• The new classification is a "variant" of the earlier classification defined for a specific purpose. The earlier classification may "live on" indefinitely for the original purpose.
  • Classifications are being "grouped" into a "family" without necessarily being formal variants or versions of each other.



Where revisions are to be made (or new versions created) as much impact analysis as possible is undertaken. This includes, for example, understanding what other metadata objects and processes refer to the object that is about to be revised (or versioned) and whether the revision will have any inappropriate impact (whether the new version should be referenced instead). The lack of fully "joined up" registries (including knowing exactly what metadata is referred to in each processing system) makes impact assessments difficult and only partially reliable in some cases. 

The MRR and Statistical Workflow Management working together in future should greatly assist in this regard. While existing metadata objects and business processes will be able to continue referencing the present version of an object that is proposed to be updated/versioned, understanding these existing uses and the requirements associated with them

  • may assist in designing the new version of the metadata object to best address "whole of business" needs
  • will allow the full set of users of the existing version to consider whether they should now use the new version or continue using the present version



The preceding example illustrates the flow on impacts that versioning can have within a complex and actively used metadata registration system. If the existing metadata objects that refer to the object that just got "versioned" now need to refer to the newer version of that object, all those existing metadata objects themselves now need to get "versioned" (because they're pointing to a different version of the first object). All the objects that refer to the objects that referred to the original object now need to get assessed and potentially versioned themselves, and so on with a ripple effect potentially sweeping across the whole registry originating from just one object being versioned. (While standards such as DDI-L support the option of "late binding", they recommend against it for many purposes. Under "late binding" a reference to another object is always deemed to refer to the most recent version of that object – rather than, eg, to the specific version of the object that was current at the time the reference to it was made. "Late binding" reduces precision and leaves open the possibility that the object referred to will subsequently "evolve" in ways that contradict the initial basis for referring to it.)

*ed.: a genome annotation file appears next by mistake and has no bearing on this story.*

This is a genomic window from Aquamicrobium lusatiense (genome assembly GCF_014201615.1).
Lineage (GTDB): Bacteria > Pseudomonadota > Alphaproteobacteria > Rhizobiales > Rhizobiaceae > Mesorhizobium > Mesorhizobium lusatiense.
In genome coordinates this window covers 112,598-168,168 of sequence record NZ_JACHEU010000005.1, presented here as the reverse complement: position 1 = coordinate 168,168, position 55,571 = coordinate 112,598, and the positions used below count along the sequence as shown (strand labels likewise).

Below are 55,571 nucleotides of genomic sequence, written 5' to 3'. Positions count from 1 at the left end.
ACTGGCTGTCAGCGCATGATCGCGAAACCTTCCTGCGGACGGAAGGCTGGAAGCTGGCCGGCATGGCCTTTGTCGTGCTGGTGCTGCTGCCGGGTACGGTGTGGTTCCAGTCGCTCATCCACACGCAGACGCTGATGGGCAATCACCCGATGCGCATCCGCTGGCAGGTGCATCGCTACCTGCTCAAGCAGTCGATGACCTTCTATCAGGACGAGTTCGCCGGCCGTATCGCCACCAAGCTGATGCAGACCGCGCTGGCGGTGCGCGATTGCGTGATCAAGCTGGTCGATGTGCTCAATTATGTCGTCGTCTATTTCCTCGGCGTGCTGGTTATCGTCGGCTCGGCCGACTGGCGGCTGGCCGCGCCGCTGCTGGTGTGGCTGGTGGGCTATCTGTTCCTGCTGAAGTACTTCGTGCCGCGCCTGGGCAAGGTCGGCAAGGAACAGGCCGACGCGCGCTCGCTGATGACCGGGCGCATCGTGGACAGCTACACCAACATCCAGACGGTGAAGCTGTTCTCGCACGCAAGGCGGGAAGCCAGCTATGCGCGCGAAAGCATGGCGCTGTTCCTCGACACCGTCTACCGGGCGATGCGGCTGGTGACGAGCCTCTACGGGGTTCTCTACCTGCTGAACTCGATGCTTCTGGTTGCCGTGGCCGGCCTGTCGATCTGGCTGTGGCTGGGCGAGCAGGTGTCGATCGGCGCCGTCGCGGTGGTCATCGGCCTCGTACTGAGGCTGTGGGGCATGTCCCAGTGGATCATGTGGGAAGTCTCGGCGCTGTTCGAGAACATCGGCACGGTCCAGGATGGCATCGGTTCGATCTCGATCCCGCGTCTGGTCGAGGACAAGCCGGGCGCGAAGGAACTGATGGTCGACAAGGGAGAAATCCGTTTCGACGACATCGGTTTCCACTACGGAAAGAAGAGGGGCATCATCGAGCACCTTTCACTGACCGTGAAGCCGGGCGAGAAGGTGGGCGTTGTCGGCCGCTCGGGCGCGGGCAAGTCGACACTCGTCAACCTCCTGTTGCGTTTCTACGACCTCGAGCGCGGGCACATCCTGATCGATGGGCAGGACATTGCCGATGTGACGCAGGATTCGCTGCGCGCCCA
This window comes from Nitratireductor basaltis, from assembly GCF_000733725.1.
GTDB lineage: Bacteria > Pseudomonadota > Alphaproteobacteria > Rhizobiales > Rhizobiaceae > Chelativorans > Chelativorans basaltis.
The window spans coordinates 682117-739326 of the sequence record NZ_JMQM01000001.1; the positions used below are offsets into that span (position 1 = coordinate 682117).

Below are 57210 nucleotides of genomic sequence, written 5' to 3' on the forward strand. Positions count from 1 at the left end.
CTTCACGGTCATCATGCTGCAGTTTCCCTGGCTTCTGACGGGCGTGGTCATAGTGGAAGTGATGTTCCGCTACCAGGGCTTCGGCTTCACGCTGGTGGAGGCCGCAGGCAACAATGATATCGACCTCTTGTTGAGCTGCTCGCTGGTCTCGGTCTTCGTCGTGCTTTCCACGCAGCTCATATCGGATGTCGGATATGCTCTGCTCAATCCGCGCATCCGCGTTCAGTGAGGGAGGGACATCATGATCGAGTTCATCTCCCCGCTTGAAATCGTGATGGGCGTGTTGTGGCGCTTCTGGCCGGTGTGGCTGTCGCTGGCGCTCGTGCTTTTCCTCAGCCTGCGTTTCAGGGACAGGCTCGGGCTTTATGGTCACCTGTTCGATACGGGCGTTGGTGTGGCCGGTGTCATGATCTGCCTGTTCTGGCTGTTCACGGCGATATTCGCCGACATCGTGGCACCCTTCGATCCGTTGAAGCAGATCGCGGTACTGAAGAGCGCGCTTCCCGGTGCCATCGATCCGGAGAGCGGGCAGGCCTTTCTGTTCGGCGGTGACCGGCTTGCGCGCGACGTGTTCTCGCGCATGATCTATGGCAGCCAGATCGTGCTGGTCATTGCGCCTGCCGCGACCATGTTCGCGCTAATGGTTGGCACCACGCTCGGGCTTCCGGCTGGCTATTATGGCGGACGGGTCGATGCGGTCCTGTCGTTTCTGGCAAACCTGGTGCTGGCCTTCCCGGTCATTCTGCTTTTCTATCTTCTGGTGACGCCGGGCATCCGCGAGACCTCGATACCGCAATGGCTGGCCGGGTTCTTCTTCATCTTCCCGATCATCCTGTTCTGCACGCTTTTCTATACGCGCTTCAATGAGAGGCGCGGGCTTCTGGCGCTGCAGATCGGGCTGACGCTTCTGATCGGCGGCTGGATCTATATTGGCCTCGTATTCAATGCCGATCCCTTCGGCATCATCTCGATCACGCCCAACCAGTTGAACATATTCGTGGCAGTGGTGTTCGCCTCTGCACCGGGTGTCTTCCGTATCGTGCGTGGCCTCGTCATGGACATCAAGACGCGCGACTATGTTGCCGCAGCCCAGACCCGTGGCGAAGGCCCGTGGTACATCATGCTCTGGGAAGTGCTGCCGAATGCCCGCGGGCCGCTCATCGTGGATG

The IMT approach supports user decision points (which may be manual or automated) in regard to the "ripple effect" of versioning. It also provides the greatest systematic support for managing initial and "consequential" versioning processes.

5.5 Outsourcing versus in-house development

While external expert consultants were engaged from time to time, the existing metadata systems described in Section 4.1 were all designed and developed "in-house". Open source and other starting points for the Data Element Registry were seriously considered. 

ABS (and the Australian Government) ICT Policy and Strategy is placing a greater emphasis on COTS (Commercial Off The Shelf) & GOTS (Government Off The Shelf) based. "Bespoke" software developments (whether through in house development or commissioning of external developers) to deliver all, or part, of a solution is seen as a last resort if other options are demonstrated not to be viable. 

From an ABS perspective, however, it remains typically the case that in house staff

  • assemble the functional and non requirements that need to be met by a new solution
  • identify solution options and assess them against these requirements
  • manage the integration and commissioning of the new solution within the existing IT and business environment



Ensuring solutions are consistent with Enterprise Architecture, including Service Oriented Architecture and support for relevant open standards, promotes effective integration (with minimum need to re-engineer other systems), reduces risks of "vendor lock" and facilitates end of life decommissioning (and possible replacement). 

The approach to IMT aligns with these ICT strategies and policies. This includes

  • the emphasis on sharing solutions (eg across NSIs and other agencies)
  • the preference, where no existing solution is suitable, for collaborative development
    • this includes harnessing, where applicable, existing common frameworks (such as those developed within the European Statistical System) and utilities as "building blocks" for the solution
    • development of new shared solutions is seen as preferable to undertaking purely local "bespoke" developments



While not all developments related to IMT will necessarily deliver, or harness, open source components, open source is recognised as one important paradigm for sharing solutions and sustaining their evolution over time. 

In addition to seeking to collaborate with other agencies, ABS is drawing on input from expert consultants to assist developers understand and apply information standards such as SDMX and DDI and to assist in designing key infrastructure such as the MRR.